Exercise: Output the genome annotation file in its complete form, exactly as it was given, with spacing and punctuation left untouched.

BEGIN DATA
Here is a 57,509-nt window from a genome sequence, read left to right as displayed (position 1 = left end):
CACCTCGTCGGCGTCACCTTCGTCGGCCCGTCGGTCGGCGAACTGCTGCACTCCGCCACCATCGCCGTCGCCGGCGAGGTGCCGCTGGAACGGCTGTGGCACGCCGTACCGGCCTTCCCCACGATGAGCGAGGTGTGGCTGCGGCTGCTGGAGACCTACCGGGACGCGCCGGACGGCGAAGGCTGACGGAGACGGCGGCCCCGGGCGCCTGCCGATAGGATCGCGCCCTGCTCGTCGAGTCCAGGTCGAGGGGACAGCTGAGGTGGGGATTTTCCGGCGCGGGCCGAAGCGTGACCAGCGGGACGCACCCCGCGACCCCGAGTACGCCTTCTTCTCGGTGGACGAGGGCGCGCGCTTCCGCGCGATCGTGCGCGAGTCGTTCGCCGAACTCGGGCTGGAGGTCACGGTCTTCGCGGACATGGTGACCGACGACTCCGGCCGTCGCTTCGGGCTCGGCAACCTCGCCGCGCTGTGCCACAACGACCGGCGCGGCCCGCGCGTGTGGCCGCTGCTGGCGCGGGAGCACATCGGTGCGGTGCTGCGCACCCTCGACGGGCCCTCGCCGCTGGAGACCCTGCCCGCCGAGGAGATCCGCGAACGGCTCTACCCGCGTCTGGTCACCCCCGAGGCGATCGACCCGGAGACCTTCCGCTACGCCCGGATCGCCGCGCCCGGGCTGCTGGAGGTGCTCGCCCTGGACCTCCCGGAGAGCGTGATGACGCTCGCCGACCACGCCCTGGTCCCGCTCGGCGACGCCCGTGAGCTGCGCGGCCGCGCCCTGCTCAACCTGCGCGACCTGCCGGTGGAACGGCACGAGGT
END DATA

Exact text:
Here is a 57,509-nt window from a genome sequence, read left to right as displayed (position 1 = left end):
CACCTCGTCGGCGTCACCTTCGTCGGCCCGTCGGTCGGCGAACTGCTGCACTCCGCCACCATCGCCGTCGCCGGCGAGGTGCCGCTGGAACGGCTGTGGCACGCCGTACCGGCCTTCCCCACGATGAGCGAGGTGTGGCTGCGGCTGCTGGAGACCTACCGGGACGCGCCGGACGGCGAAGGCTGACGGAGACGGCGGCCCCGGGCGCCTGCCGATAGGATCGCGCCCTGCTCGTCGAGTCCAGGTCGAGGGGACAGCTGAGGTGGGGATTTTCCGGCGCGGGCCGAAGCGTGACCAGCGGGACGCACCCCGCGACCCCGAGTACGCCTTCTTCTCGGTGGACGAGGGCGCGCGCTTCCGCGCGATCGTGCGCGAGTCGTTCGCCGAACTCGGGCTGGAGGTCACGGTCTTCGCGGACATGGTGACCGACGACTCCGGCCGTCGCTTCGGGCTCGGCAACCTCGCCGCGCTGTGCCACAACGACCGGCGCGGCCCGCGCGTGTGGCCGCTGCTGGCGCGGGAGCACATCGGTGCGGTGCTGCGCACCCTCGACGGGCCCTCGCCGCTGGAGACCCTGCCCGCCGAGGAGATCCGCGAACGGCTCTACCCGCGTCTGGTCACCCCCGAGGCGATCGACCCGGAGACCTTCCGCTACGCCCGGATCGCCGCGCCCGGGCTGCTGGAGGTGCTCGCCCTGGACCTCCCGGAGAGCGTGATGACGCTCGCCGACCACGCCCTGGTCCCGCTCGGCGACGCCCGTGAGCTGCGCGGCCGCGCCCTGCTCAACCTGCGCGACCTGCCGGTGGAACGGCACGAGGT